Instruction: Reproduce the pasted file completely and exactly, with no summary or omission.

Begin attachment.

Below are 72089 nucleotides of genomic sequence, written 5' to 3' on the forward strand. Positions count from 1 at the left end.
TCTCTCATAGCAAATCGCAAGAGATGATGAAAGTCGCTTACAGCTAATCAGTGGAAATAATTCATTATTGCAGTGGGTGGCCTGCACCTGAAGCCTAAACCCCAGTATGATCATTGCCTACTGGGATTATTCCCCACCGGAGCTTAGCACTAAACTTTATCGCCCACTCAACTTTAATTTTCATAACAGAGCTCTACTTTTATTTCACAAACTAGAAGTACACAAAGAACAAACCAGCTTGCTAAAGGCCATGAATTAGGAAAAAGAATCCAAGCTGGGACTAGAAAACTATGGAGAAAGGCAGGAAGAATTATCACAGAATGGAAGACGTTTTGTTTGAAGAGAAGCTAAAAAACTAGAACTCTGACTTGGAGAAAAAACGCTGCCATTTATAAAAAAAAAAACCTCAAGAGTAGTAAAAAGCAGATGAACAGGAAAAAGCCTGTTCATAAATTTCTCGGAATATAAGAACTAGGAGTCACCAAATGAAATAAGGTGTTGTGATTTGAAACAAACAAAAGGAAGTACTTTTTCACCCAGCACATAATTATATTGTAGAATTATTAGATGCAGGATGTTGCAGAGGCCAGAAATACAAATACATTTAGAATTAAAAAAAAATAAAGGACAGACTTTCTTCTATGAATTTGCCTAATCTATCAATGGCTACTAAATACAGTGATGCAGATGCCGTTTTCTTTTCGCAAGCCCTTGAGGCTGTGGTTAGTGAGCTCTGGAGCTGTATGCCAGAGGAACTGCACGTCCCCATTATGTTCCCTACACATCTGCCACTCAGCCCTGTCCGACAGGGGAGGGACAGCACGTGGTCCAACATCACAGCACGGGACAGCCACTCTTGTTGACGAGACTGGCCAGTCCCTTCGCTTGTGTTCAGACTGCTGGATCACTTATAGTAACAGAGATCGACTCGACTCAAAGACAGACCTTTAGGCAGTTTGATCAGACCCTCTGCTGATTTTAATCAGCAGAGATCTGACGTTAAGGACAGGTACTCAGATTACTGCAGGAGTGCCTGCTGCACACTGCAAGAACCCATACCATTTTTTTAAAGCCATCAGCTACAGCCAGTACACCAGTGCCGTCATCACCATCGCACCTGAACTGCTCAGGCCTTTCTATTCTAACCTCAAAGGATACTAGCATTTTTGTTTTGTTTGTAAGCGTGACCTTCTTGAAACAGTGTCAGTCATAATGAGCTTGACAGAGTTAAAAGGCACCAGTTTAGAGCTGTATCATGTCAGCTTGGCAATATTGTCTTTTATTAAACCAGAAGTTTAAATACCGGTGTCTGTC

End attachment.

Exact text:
Below are 72089 nucleotides of genomic sequence, written 5' to 3' on the forward strand. Positions count from 1 at the left end.
TCTCTCATAGCAAATCGCAAGAGATGATGAAAGTCGCTTACAGCTAATCAGTGGAAATAATTCATTATTGCAGTGGGTGGCCTGCACCTGAAGCCTAAACCCCAGTATGATCATTGCCTACTGGGATTATTCCCCACCGGAGCTTAGCACTAAACTTTATCGCCCACTCAACTTTAATTTTCATAACAGAGCTCTACTTTTATTTCACAAACTAGAAGTACACAAAGAACAAACCAGCTTGCTAAAGGCCATGAATTAGGAAAAAGAATCCAAGCTGGGACTAGAAAACTATGGAGAAAGGCAGGAAGAATTATCACAGAATGGAAGACGTTTTGTTTGAAGAGAAGCTAAAAAACTAGAACTCTGACTTGGAGAAAAAACGCTGCCATTTATAAAAAAAAAAACCTCAAGAGTAGTAAAAAGCAGATGAACAGGAAAAAGCCTGTTCATAAATTTCTCGGAATATAAGAACTAGGAGTCACCAAATGAAATAAGGTGTTGTGATTTGAAACAAACAAAAGGAAGTACTTTTTCACCCAGCACATAATTATATTGTAGAATTATTAGATGCAGGATGTTGCAGAGGCCAGAAATACAAATACATTTAGAATTAAAAAAAAATAAAGGACAGACTTTCTTCTATGAATTTGCCTAATCTATCAATGGCTACTAAATACAGTGATGCAGATGCCGTTTTCTTTTCGCAAGCCCTTGAGGCTGTGGTTAGTGAGCTCTGGAGCTGTATGCCAGAGGAACTGCACGTCCCCATTATGTTCCCTACACATCTGCCACTCAGCCCTGTCCGACAGGGGAGGGACAGCACGTGGTCCAACATCACAGCACGGGACAGCCACTCTTGTTGACGAGACTGGCCAGTCCCTTCGCTTGTGTTCAGACTGCTGGATCACTTATAGTAACAGAGATCGACTCGACTCAAAGACAGACCTTTAGGCAGTTTGATCAGACCCTCTGCTGATTTTAATCAGCAGAGATCTGACGTTAAGGACAGGTACTCAGATTACTGCAGGAGTGCCTGCTGCACACTGCAAGAACCCATACCATTTTTTTAAAGCCATCAGCTACAGCCAGTACACCAGTGCCGTCATCACCATCGCACCTGAACTGCTCAGGCCTTTCTATTCTAACCTCAAAGGATACTAGCATTTTTGTTTTGTTTGTAAGCGTGACCTTCTTGAAACAGTGTCAGTCATAATGAGCTTGACAGAGTTAAAAGGCACCAGTTTAGAGCTGTATCATGTCAGCTTGGCAATATTGTCTTTTATTAAACCAGAAGTTTAAATACCGGTGTCTGTC